Photo credit: mconnors from morguefile.com
The room languished in deep shadows cast from the cheap brass lamp with the paper shade as Peter wrote his letter. Note. It was on a pretty piece of stationery; he'd found it in the drawer, right next to Mindy's wedding ring.
The wedding cake was expensive; he knew that it wouldn't be so big of a deal, but she'd insisted, and so it was ordered: a heaving, tiered, chaliced and laced monstrosity of a thing, with a gag bride-and-groom statuette set on top, and the groom was sinking into the icing.
Wire-in-the-mire, his mind flashed at him, like a temporary neon vacancy sign, just before dawn arrives and the illumination is no longer needed or appreciated. He swallowed his gumption to call the whole thing off, and so they were wed.
Anthony came first: a robust, rosy-cheeked baby that grew to a boy that grew into a teen who learned to hate his own father. Renee was next: the total opposite of her big brother, a slender, sickly little thing that adapted to the shadier side of things and learned the biggest virtues in a good coat of SPF 75 in the summertime. And then there was Linda: a sweet infant that walked three months early, neither cried or threw any tantrums, but died mysteriously just before she turned a year old.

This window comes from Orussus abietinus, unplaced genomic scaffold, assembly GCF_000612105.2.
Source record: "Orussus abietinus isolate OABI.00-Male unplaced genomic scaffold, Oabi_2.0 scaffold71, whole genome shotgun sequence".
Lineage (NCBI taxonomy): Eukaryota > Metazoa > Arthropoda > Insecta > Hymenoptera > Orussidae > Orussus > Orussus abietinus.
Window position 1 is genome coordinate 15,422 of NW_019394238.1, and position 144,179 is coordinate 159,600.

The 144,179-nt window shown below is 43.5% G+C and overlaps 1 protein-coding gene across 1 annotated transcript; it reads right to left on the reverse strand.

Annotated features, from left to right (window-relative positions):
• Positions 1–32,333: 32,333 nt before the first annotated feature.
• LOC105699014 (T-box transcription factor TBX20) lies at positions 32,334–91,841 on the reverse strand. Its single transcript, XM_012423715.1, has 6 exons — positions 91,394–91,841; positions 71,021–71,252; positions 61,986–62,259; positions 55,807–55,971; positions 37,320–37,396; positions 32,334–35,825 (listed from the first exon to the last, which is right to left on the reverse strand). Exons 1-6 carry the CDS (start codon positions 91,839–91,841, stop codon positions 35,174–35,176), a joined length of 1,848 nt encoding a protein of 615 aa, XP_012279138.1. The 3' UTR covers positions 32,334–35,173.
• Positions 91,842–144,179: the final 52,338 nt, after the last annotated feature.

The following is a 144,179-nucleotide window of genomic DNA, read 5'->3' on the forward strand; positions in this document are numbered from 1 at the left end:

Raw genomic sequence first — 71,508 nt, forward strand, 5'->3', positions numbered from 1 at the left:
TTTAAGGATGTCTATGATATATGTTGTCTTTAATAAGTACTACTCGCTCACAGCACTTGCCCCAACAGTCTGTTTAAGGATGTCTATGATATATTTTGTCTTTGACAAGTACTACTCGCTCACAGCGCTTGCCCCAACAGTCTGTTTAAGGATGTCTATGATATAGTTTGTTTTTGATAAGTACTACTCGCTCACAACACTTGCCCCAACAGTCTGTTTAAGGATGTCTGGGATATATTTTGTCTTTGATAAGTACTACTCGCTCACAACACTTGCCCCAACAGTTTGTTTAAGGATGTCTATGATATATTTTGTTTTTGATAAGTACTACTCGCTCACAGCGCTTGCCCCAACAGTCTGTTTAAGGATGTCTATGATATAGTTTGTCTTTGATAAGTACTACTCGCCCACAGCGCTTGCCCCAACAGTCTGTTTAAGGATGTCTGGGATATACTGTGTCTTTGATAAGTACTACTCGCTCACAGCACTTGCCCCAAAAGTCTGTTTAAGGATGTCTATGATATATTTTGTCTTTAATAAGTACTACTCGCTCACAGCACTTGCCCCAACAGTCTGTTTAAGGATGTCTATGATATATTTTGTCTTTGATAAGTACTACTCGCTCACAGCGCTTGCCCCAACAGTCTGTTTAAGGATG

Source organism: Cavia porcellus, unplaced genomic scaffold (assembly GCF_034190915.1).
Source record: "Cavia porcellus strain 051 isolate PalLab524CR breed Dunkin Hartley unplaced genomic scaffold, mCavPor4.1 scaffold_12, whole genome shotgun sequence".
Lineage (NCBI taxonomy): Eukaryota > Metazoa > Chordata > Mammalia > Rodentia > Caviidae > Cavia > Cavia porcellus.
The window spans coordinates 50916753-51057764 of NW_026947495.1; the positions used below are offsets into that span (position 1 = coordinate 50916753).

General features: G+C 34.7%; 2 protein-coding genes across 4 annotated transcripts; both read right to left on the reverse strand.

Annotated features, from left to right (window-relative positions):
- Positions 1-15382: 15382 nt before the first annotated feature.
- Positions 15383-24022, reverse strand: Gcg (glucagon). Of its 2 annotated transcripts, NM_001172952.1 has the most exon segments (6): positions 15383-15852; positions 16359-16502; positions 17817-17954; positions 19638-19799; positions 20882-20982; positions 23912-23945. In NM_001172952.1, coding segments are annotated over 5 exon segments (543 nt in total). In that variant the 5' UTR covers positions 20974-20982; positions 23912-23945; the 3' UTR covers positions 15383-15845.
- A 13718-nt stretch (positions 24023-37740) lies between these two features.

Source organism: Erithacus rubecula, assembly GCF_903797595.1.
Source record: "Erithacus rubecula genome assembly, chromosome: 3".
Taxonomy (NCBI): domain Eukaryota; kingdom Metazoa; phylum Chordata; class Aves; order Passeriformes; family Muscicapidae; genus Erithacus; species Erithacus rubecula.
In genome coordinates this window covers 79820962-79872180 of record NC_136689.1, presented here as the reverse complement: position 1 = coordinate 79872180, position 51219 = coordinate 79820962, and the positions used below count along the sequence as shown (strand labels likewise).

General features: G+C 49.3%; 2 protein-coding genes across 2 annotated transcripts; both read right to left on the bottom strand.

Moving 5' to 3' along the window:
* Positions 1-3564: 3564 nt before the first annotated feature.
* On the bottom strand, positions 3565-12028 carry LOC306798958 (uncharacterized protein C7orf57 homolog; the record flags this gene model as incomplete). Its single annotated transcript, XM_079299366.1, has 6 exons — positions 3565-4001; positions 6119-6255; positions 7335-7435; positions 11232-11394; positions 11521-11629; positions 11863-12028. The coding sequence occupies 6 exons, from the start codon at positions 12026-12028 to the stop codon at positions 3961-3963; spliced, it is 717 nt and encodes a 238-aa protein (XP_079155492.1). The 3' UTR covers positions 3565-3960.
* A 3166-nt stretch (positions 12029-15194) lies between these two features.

Her little death threw Peter and Mindy into chaotic torment, and nights of insomnia and drinking, until one day, Anthony stole the family car, Renee picked up her bags and followed her mom out to the taxi and Peter found himself alone in that big house.
The fridge tided him over for a solid three weeks before he was forced to go out into the cruel sunshine, pretending that his life wasn't utterly disgusting and worthless, and find sustenance to feed his withering frame. He wasn't good at cooking, and twice he set the burner afire, but soon he grasped the elementary mechanics of heating food to eat and was able to get by just a little easier.
Which of course, added to his guilt, and there was one gloomy afternoon that he ducked into a Goldrush Pawn Shoppe with two p's, one e on the end, like olde England.
Towards the back of the store was a glass case that ran the length of the wall, containing weapons of all shapes and sizes and among them, guns.